Sweet no matter how you spell it.

This week I traveled to the Washington D.C. area to visit Kate and her family, including little “Raj” whom I’ve mentioned before, now almost 17 months old. I had attended his birth in India, but now they are living here in Arlington, Virginia for a while.

So far I’ve just been hanging out — the Indian nanny Kareena is here, too, and my first day I walked with her and Raj many blocks to a park where the little guy could play on the swings and in the sand pit. It was a lovely outing; that day the wind was howling and seemed to blow off the heat and humidity quite a bit.

 

Today we needed to do a big shopping trip, including to the Indian market, Kareena’s first stocking-up since they arrived. That was so much fun. We all kept adding to the baskets over the course of a half-hour at least, spicy snacks and unusual vegetables, the favorite brand of masala chai tea, mango chutney, chapati flour and besan flour, which is chickpea flour, or gram flour.

When I was in India I wrote home about a confection that is made with chickpea flour, pronounced ladoo and spelled in English like that or in many other ways, as I’m discovering: laddoo, laddu, and even ladu, as I saw it today.

This word is also an Indian nickname for the first-born son especially, and sometimes more generally a term of endearment: “Sweet.” Kareena uses it for my grandson all day long.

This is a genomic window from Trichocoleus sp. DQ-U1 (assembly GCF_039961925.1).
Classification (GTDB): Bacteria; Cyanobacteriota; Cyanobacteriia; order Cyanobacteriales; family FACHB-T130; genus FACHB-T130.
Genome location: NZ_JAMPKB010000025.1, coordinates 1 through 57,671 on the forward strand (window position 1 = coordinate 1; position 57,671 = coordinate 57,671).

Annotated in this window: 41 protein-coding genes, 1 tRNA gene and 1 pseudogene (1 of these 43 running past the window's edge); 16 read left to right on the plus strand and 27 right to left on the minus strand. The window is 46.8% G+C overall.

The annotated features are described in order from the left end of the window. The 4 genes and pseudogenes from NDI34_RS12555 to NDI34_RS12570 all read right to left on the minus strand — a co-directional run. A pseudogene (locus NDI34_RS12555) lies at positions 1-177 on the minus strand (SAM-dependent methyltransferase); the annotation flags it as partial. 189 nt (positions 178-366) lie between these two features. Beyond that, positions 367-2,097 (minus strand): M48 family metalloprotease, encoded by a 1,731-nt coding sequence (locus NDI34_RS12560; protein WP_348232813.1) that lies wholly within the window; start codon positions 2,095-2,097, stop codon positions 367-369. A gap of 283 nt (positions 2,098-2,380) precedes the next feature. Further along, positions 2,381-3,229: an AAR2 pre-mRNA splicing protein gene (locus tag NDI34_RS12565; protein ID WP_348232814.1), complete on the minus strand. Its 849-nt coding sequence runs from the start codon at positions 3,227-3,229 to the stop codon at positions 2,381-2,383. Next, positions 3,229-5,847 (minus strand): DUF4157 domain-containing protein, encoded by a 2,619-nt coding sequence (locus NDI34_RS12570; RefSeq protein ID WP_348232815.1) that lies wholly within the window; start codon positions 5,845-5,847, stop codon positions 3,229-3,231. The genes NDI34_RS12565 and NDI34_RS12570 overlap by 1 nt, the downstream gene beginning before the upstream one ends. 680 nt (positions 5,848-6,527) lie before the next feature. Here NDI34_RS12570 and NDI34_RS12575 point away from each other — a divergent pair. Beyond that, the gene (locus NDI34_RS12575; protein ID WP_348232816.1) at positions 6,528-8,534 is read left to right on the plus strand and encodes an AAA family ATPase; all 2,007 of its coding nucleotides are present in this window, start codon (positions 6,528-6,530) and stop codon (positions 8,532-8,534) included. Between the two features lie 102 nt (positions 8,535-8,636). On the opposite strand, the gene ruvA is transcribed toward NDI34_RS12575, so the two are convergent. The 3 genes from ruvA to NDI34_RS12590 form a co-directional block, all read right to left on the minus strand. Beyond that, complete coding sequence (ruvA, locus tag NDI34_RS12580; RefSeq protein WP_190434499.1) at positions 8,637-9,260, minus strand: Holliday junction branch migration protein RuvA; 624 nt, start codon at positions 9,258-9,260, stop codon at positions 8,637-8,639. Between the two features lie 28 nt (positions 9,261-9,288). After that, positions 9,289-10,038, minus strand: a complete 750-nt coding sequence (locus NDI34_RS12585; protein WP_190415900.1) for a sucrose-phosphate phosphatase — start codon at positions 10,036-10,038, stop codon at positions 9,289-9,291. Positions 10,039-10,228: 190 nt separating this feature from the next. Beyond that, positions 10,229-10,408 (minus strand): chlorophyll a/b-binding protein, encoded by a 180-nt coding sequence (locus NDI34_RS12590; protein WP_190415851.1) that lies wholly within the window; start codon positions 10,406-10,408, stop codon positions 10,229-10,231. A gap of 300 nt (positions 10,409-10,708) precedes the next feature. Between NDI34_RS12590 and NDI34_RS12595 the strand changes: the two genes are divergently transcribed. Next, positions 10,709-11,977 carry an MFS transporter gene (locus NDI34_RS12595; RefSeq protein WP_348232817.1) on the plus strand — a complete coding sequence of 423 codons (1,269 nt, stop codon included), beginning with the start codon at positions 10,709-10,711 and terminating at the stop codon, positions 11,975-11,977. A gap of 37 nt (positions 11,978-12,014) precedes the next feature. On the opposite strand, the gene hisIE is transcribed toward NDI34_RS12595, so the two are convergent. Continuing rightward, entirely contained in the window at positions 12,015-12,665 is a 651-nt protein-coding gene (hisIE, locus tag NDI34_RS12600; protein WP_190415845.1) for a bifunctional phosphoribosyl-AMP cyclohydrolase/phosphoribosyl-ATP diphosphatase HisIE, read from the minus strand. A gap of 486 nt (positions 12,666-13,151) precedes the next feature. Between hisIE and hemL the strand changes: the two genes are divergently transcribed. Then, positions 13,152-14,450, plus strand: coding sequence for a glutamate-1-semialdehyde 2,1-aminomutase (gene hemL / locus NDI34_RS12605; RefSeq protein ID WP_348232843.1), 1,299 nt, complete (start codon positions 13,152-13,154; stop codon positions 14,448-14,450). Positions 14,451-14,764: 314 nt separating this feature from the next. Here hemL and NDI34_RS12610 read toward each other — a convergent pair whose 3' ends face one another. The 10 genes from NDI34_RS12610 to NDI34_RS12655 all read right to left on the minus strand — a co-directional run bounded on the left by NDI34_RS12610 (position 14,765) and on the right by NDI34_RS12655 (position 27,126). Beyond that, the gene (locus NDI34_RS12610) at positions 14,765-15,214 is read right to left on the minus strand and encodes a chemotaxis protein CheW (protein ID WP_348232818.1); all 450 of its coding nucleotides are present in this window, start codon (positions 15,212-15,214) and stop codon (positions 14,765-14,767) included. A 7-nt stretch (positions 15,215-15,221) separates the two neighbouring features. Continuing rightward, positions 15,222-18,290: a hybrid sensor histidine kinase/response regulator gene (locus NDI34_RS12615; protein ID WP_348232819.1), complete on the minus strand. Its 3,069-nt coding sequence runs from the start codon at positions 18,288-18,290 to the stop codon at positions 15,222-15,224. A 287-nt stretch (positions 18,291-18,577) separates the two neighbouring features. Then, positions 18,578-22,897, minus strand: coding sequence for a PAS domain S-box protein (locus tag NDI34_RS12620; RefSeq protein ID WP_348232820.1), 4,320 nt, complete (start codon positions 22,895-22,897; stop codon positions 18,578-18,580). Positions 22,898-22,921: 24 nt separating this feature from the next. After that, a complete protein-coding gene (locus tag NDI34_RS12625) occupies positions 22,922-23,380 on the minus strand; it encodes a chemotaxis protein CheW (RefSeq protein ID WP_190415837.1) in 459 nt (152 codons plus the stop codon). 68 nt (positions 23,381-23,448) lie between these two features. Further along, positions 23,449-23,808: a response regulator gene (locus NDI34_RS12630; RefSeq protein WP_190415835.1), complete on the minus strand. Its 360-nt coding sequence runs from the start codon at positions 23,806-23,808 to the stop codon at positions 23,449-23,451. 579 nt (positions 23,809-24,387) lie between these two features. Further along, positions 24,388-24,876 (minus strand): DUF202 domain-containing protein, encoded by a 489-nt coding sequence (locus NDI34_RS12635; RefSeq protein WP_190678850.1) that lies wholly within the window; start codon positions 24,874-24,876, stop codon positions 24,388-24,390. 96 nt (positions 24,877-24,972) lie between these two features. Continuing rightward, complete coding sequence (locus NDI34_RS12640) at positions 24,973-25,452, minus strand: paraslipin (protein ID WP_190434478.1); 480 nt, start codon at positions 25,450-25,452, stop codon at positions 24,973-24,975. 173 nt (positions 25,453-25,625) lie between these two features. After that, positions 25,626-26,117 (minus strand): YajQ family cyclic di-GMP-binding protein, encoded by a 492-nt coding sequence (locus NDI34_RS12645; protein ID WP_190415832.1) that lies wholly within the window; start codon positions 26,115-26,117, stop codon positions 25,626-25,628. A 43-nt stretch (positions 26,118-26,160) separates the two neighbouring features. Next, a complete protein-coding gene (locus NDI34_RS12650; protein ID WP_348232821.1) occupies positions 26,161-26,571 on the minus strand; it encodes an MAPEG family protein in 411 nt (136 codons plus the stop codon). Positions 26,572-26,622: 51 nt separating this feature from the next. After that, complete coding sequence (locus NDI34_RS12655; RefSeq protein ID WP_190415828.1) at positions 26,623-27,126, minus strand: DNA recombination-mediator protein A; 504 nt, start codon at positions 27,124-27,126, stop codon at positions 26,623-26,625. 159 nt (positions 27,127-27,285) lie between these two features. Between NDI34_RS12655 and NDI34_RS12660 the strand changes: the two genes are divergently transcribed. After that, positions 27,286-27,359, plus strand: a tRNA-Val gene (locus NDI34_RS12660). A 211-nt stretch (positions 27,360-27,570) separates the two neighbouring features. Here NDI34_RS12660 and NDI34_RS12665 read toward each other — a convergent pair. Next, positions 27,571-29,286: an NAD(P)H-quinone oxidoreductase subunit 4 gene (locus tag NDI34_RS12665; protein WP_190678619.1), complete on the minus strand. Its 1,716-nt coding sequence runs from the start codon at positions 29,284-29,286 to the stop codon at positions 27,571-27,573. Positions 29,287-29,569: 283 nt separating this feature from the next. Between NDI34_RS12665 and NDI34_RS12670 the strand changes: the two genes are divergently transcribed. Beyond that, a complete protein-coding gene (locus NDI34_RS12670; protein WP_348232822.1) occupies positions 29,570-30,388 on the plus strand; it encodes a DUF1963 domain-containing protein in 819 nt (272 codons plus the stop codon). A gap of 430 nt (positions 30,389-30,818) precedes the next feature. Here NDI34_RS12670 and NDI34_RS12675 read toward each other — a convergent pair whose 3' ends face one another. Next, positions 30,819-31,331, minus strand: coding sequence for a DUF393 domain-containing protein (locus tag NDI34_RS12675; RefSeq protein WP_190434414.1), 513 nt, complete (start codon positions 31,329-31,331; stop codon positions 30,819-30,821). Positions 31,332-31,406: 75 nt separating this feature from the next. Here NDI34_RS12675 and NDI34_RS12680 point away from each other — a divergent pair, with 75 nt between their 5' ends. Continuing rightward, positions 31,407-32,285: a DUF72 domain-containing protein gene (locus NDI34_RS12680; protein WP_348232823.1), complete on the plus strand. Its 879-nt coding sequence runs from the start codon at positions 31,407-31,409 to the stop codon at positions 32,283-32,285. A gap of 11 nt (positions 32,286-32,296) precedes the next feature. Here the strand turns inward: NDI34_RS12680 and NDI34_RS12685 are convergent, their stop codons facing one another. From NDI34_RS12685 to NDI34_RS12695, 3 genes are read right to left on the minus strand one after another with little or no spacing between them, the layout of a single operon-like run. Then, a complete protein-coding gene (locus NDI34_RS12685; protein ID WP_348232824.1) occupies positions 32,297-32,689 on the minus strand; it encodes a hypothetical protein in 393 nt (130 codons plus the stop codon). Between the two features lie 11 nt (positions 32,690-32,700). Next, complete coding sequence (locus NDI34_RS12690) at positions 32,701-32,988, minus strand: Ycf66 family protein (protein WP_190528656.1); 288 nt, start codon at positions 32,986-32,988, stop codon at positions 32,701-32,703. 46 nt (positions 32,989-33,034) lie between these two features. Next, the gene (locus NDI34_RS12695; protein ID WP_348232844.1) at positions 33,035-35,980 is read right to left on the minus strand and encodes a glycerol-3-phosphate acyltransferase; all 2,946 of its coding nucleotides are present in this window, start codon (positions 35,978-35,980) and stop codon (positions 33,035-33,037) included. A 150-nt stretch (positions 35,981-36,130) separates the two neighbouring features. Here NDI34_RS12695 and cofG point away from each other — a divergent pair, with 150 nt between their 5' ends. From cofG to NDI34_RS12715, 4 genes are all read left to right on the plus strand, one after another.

When I was on my way home from India in February of 2018 my plane was delayed four hours before it even left Mumbai; at 3:00 a.m. I was wandering the airport shops looking for some comfort food that wasn’t entirely simple carbs, and I found a snack that had chickpea flour in the ingredients, and ghee. That sounded wholesome enough 🙂 and it was the most splendid treat. One version was on the shelf in the market today, and when we arrived home and were putting all our purchases away I saw that Kareena had bought a package.

About a year ago I spent quite a while researching recipes to make my own besan ladoo, and I have a few pounds of the flour in my fridge that I bought even earlier for some other recipe. None of these facts should cause anyone to hope that Indian sweets will ever come out of my kitchen. I can easily live without that kind of goodie.

But the curlyhead that we call Raj or Ladoo, he came to us already delicious and sweet, and I can’t get enough of him.

The forest adorns itself and me.

black locust

In the middle of Saturday’s graduation party, Pippin and I wandered through a gate into the vegetable garden and soon found ourselves sitting in two chairs that seemed to have been set there just for us introverts, who were perhaps unconsciously following the advice given to introverts as to strategies for party-going.

After the weekend was over and we were both in our separate towns and homes again, in “recovery mode,” it was amusing how we found ourselves still together, after a fashion.

I was sifting through my pictures and notes on my phone and looking through my Weeds of the West, the book Pippin had mentioned when I asked her about a weed growing in her own vegetable garden. I was only a few pages away from finding it when on my computer a message popped up from her with a photograph of that very page.

Great Hound’s Tongue